Let’s seize the opportunity of the holidays to give these folks reason to empty the tchotchkes from their suitcases. May we treat our international neighbors better than we do our pets.

“Almasih Kahdost” is a long-time friend of CLC who desires to see the nations come to Christ. Though preferring to publish anonymously, Almasih Kadost welcomes your comments here.

See all the posts in this series.


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Nations Nearby | Part 3

November 9 2014 at 9:00 am 0 Comments

The Light Shines in Darkness
Question: What holiday is nearly eclipsed by Halloween every year? If you said “Thanksgiving” you get credit because costumes and candy are more heavily marketed than turkeys. But your credit is only partial because that’s not the answer I was looking for!

For Hindus in the U.S., the holiday Diwali (commonly known as “the festival of lights”) often falls in October and, predictably, receives little attention compared to Halloween, a holiday of darkness if there ever was one.

Sometimes called Dipawali, this five-day holiday can mean various things to the diverse groups (Hindus, Jains, Sikhs and others) who observe it. Many see this as a celebration of the Hindu deity Krishna defeating the demon Narakasura. Others emphasize the defeat of Ravana (another demon) by the god-man Rama.

Differing interpretations notwithstanding, most at least see Diwali as a time to celebrate good’s triumph over evil or light’s victory over darkness. I think this is where we can humbly bring something to the conversation.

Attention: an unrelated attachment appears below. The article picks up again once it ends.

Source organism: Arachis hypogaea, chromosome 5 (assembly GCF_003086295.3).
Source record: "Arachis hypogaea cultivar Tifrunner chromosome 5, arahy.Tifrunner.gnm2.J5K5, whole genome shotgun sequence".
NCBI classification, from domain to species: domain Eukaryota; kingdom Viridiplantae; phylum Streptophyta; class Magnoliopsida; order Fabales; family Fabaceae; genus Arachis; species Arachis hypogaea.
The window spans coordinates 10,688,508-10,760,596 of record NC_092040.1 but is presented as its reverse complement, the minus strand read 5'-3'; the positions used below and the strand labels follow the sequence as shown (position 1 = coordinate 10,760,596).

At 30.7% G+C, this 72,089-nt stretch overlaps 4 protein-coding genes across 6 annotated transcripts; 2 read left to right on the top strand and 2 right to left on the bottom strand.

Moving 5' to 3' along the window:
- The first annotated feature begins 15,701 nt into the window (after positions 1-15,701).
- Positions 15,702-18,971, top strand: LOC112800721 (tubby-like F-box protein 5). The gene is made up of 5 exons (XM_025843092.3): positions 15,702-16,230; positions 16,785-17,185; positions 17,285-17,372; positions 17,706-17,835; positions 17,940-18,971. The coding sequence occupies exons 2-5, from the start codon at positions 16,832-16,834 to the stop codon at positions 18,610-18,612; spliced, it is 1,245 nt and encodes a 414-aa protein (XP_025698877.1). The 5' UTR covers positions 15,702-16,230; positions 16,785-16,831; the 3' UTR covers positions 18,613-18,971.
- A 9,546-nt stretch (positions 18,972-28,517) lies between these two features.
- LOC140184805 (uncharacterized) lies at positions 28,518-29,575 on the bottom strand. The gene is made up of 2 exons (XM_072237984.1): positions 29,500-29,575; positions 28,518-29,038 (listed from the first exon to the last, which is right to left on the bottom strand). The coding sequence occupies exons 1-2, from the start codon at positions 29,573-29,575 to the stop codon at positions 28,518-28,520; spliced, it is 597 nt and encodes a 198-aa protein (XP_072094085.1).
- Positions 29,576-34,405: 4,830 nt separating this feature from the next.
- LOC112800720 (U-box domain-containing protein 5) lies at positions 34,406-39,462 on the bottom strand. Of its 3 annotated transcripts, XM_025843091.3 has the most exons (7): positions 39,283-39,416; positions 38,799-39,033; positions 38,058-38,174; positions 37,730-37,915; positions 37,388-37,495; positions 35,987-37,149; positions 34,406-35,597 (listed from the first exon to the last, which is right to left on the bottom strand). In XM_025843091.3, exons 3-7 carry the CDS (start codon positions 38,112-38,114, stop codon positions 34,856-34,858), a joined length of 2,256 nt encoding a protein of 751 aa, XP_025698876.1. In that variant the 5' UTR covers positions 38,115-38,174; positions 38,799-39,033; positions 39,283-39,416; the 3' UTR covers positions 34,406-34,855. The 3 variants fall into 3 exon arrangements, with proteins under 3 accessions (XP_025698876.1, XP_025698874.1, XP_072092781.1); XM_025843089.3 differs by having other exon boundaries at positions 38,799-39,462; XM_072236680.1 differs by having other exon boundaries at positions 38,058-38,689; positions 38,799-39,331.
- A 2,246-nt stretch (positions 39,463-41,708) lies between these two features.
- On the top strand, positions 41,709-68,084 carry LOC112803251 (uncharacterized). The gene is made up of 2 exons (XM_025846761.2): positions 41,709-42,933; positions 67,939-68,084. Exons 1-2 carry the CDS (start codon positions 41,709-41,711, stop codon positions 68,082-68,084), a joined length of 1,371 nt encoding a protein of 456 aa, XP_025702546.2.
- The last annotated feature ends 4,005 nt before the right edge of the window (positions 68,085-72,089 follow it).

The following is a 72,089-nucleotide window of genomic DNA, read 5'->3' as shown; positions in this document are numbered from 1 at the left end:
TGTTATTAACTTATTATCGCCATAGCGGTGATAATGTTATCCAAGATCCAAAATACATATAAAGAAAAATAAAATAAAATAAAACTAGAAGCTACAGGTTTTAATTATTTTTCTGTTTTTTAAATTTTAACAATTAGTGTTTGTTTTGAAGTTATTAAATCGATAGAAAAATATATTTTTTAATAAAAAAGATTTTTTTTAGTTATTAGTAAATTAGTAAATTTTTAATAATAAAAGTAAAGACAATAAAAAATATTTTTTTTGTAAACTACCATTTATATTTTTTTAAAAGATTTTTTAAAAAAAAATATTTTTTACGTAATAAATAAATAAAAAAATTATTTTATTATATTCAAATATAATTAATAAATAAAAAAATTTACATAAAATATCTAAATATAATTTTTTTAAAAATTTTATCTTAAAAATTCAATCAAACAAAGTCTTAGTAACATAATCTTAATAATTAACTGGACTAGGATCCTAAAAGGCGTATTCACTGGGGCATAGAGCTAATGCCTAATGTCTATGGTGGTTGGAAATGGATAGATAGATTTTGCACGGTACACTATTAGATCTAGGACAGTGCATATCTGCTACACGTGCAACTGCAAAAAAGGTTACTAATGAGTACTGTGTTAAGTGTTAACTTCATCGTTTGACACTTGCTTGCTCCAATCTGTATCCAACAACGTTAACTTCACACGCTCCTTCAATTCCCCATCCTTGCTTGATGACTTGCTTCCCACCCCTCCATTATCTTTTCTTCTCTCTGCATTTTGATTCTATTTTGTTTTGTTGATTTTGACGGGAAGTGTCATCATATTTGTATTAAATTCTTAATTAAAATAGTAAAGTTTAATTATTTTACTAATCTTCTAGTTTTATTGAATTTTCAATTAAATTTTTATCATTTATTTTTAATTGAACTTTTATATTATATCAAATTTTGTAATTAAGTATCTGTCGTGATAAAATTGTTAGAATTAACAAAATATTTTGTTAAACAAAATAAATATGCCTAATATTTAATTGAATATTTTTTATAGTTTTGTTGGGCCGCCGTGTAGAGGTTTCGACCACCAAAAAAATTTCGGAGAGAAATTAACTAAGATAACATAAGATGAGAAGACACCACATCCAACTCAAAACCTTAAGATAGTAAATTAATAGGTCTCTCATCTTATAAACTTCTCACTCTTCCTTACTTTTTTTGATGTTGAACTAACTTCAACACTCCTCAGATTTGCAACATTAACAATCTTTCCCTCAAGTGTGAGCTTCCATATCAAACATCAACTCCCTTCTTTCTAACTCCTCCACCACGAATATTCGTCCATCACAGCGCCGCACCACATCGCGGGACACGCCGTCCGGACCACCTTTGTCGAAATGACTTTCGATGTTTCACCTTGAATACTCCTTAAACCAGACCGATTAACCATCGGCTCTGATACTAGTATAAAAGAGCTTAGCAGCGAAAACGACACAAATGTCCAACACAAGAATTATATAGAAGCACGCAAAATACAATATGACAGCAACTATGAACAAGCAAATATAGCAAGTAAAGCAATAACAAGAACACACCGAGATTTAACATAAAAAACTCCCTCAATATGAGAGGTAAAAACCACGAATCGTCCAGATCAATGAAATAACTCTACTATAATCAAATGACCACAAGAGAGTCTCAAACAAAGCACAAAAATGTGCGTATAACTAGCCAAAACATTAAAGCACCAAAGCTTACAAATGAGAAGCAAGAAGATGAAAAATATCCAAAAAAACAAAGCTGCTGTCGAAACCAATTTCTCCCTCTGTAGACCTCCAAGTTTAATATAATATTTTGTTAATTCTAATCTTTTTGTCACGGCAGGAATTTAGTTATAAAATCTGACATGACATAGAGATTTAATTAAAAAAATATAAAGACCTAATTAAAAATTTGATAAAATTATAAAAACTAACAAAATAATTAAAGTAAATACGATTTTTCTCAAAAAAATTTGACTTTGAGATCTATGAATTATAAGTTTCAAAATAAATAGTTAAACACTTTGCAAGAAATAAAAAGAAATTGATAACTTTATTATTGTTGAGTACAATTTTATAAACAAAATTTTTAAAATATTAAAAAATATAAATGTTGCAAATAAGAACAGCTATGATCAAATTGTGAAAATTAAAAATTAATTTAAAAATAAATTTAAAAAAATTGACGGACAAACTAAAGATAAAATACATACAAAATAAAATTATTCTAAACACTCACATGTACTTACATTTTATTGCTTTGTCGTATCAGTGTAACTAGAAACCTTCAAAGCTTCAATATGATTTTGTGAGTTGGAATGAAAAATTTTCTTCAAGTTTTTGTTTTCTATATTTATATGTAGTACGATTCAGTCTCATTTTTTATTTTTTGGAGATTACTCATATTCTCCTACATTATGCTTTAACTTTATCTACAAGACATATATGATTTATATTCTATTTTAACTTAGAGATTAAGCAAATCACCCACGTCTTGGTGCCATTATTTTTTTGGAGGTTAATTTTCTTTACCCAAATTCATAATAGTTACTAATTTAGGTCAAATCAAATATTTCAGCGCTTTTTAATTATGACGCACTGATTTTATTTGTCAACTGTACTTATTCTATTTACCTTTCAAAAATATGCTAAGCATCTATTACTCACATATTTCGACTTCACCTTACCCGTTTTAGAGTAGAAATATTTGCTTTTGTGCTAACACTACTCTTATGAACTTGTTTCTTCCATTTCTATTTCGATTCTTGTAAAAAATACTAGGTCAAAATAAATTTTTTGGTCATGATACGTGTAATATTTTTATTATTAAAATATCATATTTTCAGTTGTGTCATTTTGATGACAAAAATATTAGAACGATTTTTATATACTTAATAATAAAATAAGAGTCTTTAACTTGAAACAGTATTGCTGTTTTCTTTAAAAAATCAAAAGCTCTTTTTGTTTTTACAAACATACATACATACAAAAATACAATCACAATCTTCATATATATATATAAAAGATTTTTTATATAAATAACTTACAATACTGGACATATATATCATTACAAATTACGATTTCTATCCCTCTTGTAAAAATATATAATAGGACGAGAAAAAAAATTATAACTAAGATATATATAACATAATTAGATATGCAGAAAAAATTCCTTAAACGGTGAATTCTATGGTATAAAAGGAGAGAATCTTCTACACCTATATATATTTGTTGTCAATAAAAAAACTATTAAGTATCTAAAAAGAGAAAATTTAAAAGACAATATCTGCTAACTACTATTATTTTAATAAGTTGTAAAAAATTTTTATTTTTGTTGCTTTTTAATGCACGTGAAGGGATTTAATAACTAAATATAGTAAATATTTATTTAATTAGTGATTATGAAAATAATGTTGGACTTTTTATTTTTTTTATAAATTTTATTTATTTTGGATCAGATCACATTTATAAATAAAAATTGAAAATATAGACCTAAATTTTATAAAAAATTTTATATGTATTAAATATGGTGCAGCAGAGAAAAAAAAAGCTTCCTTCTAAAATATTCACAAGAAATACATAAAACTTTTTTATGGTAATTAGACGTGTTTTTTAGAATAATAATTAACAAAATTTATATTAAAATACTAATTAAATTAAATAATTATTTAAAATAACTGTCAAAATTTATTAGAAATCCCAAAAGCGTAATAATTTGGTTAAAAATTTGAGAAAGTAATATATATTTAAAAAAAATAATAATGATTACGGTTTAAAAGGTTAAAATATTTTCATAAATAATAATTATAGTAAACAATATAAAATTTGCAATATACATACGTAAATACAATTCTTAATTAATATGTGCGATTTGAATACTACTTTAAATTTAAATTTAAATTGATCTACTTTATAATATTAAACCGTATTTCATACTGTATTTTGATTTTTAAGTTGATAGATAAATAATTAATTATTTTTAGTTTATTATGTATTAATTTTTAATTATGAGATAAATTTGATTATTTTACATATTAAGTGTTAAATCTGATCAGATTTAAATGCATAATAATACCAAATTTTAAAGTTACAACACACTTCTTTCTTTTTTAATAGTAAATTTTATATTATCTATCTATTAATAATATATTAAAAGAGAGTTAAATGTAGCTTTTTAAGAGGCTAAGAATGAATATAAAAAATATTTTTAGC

A Bridge
Do you have friends who might have recently celebrated Diwali? (This year it fell roughly between October 19 - 25). If so, consider asking them about it. Ask, “Do you celebrate Diwali? How was it this year?” Honestly listen and learn. Humbly ask for them to explain the holiday’s significance to you. If they don’t mention it, ask for them to explain what role “light” plays in the holiday.

After engaging them about the “festival of lights”, let them know you too believe that “...the light shines in darkness, but the darkness has not overcome it” (John 1:5). But tell them Jesus identified Himself as this light saying, “I am the light of the world. Whoever follows me will not walk in darkness but will have the light of life” (John 8:12). Tell them that Jesus made another bold claim when He said, “I am the Way, the Truth and the Life. No one comes to the Father except through me”(John 14:6).

Later in this or another conversation, you may wish to ask more questions as to what they believe happens to a person when they die and what role karma plays. (Karma means action or deeds). Responses frequently lean towards good karma outweighing bad for a favorable post-death outcome. Consider asking how much good karma is enough? Humbly share with them Jesus’ affirmation of good deeds, but that he taught what was most important was believing in Him (John 6:29). Let them know that Jesus had nothing but good karma and that He is both willing and powerful enough to remove your bad karma and give you his good.

More more could be said than can fit in a small article like this, but the above hopefully will get you started. Remember to be a genuine friend and frequently share what the Lord is doing in your life. Pray for your friend. They’ve been blinded by the god of this world, just as you once were. Pray that the Light of the World will shine in their dark prison to deliver them.

In closing, remember this: The self-identified Light of the World called you the light of the world, too (Matt. 5:13-16). Shine your light amongst the nations, brothers and sisters.

Additional resources:
“Jesus Among Other Gods” by Ravi Zacharias
“Sharing Your Faith with a Hindu” by Madasamy Thirumalai

“Almasih Kahdost” is a long-time friend of CLC who desires to see the nations come to Christ. Though preferring to publish anonymously, Almasih Kadost welcomes your comments here.

See all the posts in this series.